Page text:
"Neuroethics and the Scientific Revisions of Common Sense" by Nada Gligorov has recently been published in the Springer series Studies in Brain and Mind:
About this book
This book is focused on the examination of the particular relationship between developments in neuroscience and commonsense concepts, such as free will, personal identity, privacy, etc., which feature prominently in moral discourse. In the book common sense is recast as an ever-shifting repository of theories from many domains, including science. Utilizing this alternative characterization of common sense, the book reexamines the impact of neuroscience on commonsense moral conceptions.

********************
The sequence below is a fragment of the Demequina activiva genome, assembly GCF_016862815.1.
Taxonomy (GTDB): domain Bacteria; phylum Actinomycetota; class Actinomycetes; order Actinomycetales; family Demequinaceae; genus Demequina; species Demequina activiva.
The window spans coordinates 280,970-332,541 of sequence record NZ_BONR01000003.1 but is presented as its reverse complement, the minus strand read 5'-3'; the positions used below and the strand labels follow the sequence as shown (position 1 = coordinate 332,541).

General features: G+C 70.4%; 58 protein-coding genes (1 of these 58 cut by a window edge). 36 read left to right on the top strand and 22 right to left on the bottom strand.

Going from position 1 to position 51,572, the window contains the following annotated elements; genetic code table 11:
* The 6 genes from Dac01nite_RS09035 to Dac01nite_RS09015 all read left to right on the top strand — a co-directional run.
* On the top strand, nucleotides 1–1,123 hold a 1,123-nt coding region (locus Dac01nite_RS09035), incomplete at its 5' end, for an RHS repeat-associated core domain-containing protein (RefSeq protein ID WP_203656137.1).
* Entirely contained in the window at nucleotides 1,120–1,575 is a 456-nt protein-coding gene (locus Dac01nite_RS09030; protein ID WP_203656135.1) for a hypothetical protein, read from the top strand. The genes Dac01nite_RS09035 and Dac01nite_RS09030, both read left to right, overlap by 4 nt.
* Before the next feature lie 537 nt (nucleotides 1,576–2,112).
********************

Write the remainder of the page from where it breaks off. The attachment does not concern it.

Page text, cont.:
Neuroethics is one of the newest, developing branches of Bioethics. Topics often raised include issues of free will, personal identity and the self; the possible ethical implication of memory manipulation; brain imaging and mind-reading; brain stimulation/enhancement and its impacts on personal identity; and brain death.